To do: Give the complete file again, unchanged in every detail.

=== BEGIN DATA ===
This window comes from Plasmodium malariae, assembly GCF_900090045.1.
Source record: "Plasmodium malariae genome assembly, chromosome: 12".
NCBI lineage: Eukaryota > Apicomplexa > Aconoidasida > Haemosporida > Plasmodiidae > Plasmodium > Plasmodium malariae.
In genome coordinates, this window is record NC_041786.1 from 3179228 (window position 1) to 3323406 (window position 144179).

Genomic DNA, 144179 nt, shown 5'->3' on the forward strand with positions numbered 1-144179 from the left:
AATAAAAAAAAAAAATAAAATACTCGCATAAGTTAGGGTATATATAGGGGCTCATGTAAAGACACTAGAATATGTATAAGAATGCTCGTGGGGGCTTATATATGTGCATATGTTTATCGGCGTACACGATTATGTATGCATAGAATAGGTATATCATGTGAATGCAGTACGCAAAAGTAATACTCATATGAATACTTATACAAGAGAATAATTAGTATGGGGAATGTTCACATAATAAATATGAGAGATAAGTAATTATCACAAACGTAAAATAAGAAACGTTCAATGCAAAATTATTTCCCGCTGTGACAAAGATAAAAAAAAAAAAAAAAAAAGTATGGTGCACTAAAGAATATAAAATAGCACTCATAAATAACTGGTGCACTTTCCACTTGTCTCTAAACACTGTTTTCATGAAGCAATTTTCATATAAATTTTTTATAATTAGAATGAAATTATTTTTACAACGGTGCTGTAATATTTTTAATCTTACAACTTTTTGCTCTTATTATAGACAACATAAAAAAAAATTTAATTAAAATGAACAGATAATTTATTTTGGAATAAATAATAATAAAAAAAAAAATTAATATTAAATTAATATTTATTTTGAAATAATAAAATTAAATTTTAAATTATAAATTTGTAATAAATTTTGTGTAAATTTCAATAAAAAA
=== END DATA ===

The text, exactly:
This window comes from Plasmodium malariae, assembly GCF_900090045.1.
Source record: "Plasmodium malariae genome assembly, chromosome: 12".
NCBI lineage: Eukaryota > Apicomplexa > Aconoidasida > Haemosporida > Plasmodiidae > Plasmodium > Plasmodium malariae.
In genome coordinates, this window is record NC_041786.1 from 3179228 (window position 1) to 3323406 (window position 144179).

Genomic DNA, 144179 nt, shown 5'->3' on the forward strand with positions numbered 1-144179 from the left:
AATAAAAAAAAAAAATAAAATACTCGCATAAGTTAGGGTATATATAGGGGCTCATGTAAAGACACTAGAATATGTATAAGAATGCTCGTGGGGGCTTATATATGTGCATATGTTTATCGGCGTACACGATTATGTATGCATAGAATAGGTATATCATGTGAATGCAGTACGCAAAAGTAATACTCATATGAATACTTATACAAGAGAATAATTAGTATGGGGAATGTTCACATAATAAATATGAGAGATAAGTAATTATCACAAACGTAAAATAAGAAACGTTCAATGCAAAATTATTTCCCGCTGTGACAAAGATAAAAAAAAAAAAAAAAAAAGTATGGTGCACTAAAGAATATAAAATAGCACTCATAAATAACTGGTGCACTTTCCACTTGTCTCTAAACACTGTTTTCATGAAGCAATTTTCATATAAATTTTTTATAATTAGAATGAAATTATTTTTACAACGGTGCTGTAATATTTTTAATCTTACAACTTTTTGCTCTTATTATAGACAACATAAAAAAAAATTTAATTAAAATGAACAGATAATTTATTTTGGAATAAATAATAATAAAAAAAAAAATTAATATTAAATTAATATTTATTTTGAAATAATAAAATTAAATTTTAAATTATAAATTTGTAATAAATTTTGTGTAAATTTCAATAAAAAA